Proximal Humerus Fracture: Symptoms and Treatment
A proximal humerus fracture is a common shoulder injury. Particularly common in older people due to osteoporosis, fractures of the proximal humerus are among the most common broken bones in the shoulder. In fact, in patients over the age of sixty-five, proximal humerus fractures are the third most common broken bone (after wrist and hip fractures).
A proximal humerus fracture occurs when the ball of the shoulder joint breaks. The fracture is actually in the upper part of the arm bone (the humerus). Most proximal humerus fractures are not displaced (not out of place), but about 5 to 20% of these fractures are displaced, and may require more invasive treatment.
The most notable problem with proximal humerus fractures is that the treatment is very limiting and the results are usually fair or poor. Several patients suffering from this injury do not regain full strength or mobility of the shoulder, even with precise treatment.
Displaced Fractures of the Proximal Humerus
When the bone is not in precise alignment, the fracture is known as displaced. In proximal humerus fractures, severity is usually described by how many of the major parts of the proximal humerus fracture are displaced. There are 4 parts of the proximal humerus, therefore a displaced fracture can be 2 parts, 3 parts, or 4 parts (a nondisplaced fracture is, by meaning, part I). In general, the most displaced parts, the prognosis is lower.
The components of the proximal humerus are known as tuberosities (the major and minor tuberosity), the humeral head (the ball of the shoulder), as well as the humeral axis. The tuberosities are next to the ball and are junctions of the vital rotator cuff muscles. For a component to be considered displaced, it must be more than forty-five degrees apart from its usual place.
About 80 percent of proximal humerus fractures are not displaced (not out of place), and these can almost always be treated with a sling. The typical treatment is to rest the shoulder in the sling for 2 to 3 weeks, and then start some light range of motion exercises. As healing progresses, more aggressive shoulder strengthening exercises can be resumed, as complete healing generally takes around three months.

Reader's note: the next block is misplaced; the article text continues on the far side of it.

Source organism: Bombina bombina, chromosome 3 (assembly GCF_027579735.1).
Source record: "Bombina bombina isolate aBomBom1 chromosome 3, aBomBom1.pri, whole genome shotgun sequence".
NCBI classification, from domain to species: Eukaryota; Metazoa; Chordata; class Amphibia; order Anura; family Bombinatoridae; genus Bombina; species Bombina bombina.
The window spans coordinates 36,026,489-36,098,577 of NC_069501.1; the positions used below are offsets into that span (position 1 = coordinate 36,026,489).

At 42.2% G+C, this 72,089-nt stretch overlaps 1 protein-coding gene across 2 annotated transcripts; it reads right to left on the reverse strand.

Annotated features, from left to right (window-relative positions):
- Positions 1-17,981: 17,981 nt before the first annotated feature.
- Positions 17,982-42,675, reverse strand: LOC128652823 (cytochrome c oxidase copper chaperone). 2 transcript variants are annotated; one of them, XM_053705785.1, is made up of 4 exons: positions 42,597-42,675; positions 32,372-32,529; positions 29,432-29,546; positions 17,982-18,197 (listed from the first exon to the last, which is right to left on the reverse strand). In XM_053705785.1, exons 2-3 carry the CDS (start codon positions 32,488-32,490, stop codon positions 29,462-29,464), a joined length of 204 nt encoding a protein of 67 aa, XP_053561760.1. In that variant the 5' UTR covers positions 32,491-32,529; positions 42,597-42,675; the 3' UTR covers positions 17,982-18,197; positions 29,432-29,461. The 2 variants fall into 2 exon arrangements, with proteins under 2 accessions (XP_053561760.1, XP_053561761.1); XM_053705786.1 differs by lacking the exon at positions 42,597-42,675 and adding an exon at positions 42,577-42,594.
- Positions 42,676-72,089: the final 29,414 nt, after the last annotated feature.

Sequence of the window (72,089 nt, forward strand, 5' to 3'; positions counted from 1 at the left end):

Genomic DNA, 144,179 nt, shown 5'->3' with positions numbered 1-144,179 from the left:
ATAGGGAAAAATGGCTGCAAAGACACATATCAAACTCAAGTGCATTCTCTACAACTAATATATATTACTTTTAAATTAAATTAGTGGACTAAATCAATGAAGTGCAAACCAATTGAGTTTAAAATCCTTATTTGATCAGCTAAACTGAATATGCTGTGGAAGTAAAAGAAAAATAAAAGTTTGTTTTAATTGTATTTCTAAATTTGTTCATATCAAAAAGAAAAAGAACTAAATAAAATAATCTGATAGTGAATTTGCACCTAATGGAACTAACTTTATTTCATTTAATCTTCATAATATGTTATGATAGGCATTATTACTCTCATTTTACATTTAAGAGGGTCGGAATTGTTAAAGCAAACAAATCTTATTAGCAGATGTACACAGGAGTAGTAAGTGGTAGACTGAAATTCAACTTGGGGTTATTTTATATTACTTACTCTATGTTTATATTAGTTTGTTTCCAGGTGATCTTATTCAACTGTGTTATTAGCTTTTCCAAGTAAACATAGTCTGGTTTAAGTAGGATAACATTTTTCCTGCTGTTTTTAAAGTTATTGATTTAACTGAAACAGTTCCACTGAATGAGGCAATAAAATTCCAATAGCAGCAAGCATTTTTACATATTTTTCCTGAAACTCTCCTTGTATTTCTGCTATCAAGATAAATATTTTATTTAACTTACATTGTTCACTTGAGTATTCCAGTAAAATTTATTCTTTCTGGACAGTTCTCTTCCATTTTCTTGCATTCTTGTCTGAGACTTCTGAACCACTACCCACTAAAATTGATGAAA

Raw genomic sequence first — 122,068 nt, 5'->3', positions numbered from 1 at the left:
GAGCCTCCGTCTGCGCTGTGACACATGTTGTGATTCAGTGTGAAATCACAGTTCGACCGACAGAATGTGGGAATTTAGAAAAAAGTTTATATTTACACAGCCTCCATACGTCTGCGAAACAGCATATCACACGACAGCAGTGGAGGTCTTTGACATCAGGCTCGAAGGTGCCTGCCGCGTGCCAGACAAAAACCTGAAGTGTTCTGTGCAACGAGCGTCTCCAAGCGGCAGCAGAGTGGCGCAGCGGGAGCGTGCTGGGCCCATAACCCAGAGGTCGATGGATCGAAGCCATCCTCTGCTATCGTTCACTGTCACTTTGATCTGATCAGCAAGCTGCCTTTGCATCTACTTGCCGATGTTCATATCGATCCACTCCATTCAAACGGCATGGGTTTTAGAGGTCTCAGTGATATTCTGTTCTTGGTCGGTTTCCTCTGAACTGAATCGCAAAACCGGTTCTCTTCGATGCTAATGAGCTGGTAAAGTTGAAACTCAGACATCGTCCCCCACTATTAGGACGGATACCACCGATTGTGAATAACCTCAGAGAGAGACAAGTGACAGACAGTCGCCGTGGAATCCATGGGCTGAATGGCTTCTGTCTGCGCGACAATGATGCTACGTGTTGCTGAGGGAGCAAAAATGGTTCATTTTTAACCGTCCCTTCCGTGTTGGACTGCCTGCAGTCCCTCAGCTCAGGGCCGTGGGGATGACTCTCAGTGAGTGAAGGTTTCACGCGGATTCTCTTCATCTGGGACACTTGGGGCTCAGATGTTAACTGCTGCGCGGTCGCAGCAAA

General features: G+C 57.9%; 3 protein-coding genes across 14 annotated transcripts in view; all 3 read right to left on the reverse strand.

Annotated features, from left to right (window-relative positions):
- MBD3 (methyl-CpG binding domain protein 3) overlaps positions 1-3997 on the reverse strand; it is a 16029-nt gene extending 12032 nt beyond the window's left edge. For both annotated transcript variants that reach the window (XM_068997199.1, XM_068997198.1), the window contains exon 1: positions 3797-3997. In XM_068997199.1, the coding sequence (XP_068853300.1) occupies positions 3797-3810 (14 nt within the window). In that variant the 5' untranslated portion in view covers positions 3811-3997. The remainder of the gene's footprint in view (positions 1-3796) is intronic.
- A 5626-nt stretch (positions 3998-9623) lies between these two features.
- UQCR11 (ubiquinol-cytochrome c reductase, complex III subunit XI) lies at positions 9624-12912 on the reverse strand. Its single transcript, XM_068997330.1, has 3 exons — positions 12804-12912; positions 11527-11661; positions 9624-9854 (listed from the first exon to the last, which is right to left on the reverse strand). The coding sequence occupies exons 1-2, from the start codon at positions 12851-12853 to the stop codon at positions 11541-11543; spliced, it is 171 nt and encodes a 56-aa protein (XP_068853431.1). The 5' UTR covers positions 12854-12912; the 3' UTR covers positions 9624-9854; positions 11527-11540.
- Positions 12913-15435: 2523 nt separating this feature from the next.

In more serious injuries where the bone is displaced (out of place), it may be essential to realign or replace the damaged bone. Determining the best treatment depends on several factors, including:
- Hand Mastery
- Patient age
- Degree of fracture displacement
- Patient activity level
Options for surgery include realigning the bone fragments and holding them in place with metal orthopedic implants, or having a shoulder replacement procedure. Whether the bone fragments can be fixed, be it bone screws, dowels, wires, large sutures, or a bone plate. The plates and screws, as shown above, have become much more common because the coating technology has improved.
If there are problems with the bone repair, orthopaedic surgeon in Delhi may suggest you go for some type of shoulder replacement. If a replacement procedure is suggested, options include a standard shoulder replacement, hemiarthroplasty, or a reverse shoulder replacement.
The specific recommendation for which type of surgery is best depends on several factors, including the type of rest and the particular patient. For example, reverse shoulder replacements can be excellent treatments, but they are reserved for older, less active patients.